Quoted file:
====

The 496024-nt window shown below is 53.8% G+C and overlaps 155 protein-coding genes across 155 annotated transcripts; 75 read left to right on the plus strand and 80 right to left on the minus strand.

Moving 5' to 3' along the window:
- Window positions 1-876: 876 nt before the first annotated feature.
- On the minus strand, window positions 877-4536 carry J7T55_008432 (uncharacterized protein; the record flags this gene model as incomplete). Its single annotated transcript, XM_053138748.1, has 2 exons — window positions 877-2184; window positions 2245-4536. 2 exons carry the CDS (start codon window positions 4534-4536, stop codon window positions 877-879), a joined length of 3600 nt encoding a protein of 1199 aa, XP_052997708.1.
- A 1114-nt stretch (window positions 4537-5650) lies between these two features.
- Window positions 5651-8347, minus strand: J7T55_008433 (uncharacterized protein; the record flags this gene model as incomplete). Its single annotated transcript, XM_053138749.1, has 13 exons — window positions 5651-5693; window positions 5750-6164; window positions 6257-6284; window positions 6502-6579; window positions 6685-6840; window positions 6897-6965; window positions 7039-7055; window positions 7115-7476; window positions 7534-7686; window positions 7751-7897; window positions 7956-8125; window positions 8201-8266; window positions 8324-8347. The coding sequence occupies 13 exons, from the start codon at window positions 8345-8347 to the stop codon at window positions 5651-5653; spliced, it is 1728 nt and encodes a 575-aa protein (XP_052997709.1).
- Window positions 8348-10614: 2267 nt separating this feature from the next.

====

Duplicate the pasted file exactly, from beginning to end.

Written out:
The 496024-nt window shown below is 53.8% G+C and overlaps 155 protein-coding genes across 155 annotated transcripts; 75 read left to right on the plus strand and 80 right to left on the minus strand.

Moving 5' to 3' along the window:
- Window positions 1-876: 876 nt before the first annotated feature.
- On the minus strand, window positions 877-4536 carry J7T55_008432 (uncharacterized protein; the record flags this gene model as incomplete). Its single annotated transcript, XM_053138748.1, has 2 exons — window positions 877-2184; window positions 2245-4536. 2 exons carry the CDS (start codon window positions 4534-4536, stop codon window positions 877-879), a joined length of 3600 nt encoding a protein of 1199 aa, XP_052997708.1.
- A 1114-nt stretch (window positions 4537-5650) lies between these two features.
- Window positions 5651-8347, minus strand: J7T55_008433 (uncharacterized protein; the record flags this gene model as incomplete). Its single annotated transcript, XM_053138749.1, has 13 exons — window positions 5651-5693; window positions 5750-6164; window positions 6257-6284; window positions 6502-6579; window positions 6685-6840; window positions 6897-6965; window positions 7039-7055; window positions 7115-7476; window positions 7534-7686; window positions 7751-7897; window positions 7956-8125; window positions 8201-8266; window positions 8324-8347. The coding sequence occupies 13 exons, from the start codon at window positions 8345-8347 to the stop codon at window positions 5651-5653; spliced, it is 1728 nt and encodes a 575-aa protein (XP_052997709.1).
- Window positions 8348-10614: 2267 nt separating this feature from the next.